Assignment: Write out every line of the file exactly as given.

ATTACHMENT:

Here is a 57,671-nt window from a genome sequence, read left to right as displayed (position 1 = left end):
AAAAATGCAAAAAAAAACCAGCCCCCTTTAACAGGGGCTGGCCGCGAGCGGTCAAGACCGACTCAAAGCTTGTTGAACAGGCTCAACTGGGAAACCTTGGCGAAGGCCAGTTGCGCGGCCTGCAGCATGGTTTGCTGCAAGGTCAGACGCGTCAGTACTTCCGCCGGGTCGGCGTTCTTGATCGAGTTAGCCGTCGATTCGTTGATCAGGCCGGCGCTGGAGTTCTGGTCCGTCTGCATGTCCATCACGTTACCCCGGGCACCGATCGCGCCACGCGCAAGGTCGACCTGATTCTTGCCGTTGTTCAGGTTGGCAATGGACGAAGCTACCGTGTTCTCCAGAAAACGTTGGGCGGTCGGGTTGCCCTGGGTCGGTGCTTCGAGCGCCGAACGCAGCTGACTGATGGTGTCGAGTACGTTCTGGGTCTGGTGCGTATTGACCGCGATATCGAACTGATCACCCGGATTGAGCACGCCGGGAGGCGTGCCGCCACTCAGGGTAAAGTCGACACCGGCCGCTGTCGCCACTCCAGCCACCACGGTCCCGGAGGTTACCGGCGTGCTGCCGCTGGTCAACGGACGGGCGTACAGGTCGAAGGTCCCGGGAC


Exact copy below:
Here is a 57,671-nt window from a genome sequence, read left to right as displayed (position 1 = left end):
AAAAATGCAAAAAAAAACCAGCCCCCTTTAACAGGGGCTGGCCGCGAGCGGTCAAGACCGACTCAAAGCTTGTTGAACAGGCTCAACTGGGAAACCTTGGCGAAGGCCAGTTGCGCGGCCTGCAGCATGGTTTGCTGCAAGGTCAGACGCGTCAGTACTTCCGCCGGGTCGGCGTTCTTGATCGAGTTAGCCGTCGATTCGTTGATCAGGCCGGCGCTGGAGTTCTGGTCCGTCTGCATGTCCATCACGTTACCCCGGGCACCGATCGCGCCACGCGCAAGGTCGACCTGATTCTTGCCGTTGTTCAGGTTGGCAATGGACGAAGCTACCGTGTTCTCCAGAAAACGTTGGGCGGTCGGGTTGCCCTGGGTCGGTGCTTCGAGCGCCGAACGCAGCTGACTGATGGTGTCGAGTACGTTCTGGGTCTGGTGCGTATTGACCGCGATATCGAACTGATCACCCGGATTGAGCACGCCGGGAGGCGTGCCGCCACTCAGGGTAAAGTCGACACCGGCCGCTGTCGCCACTCCAGCCACCACGGTCCCGGAGGTTACCGGCGTGCTGCCGCTGGTCAACGGACGGGCGTACAGGTCGAAGGTCCCGGGAC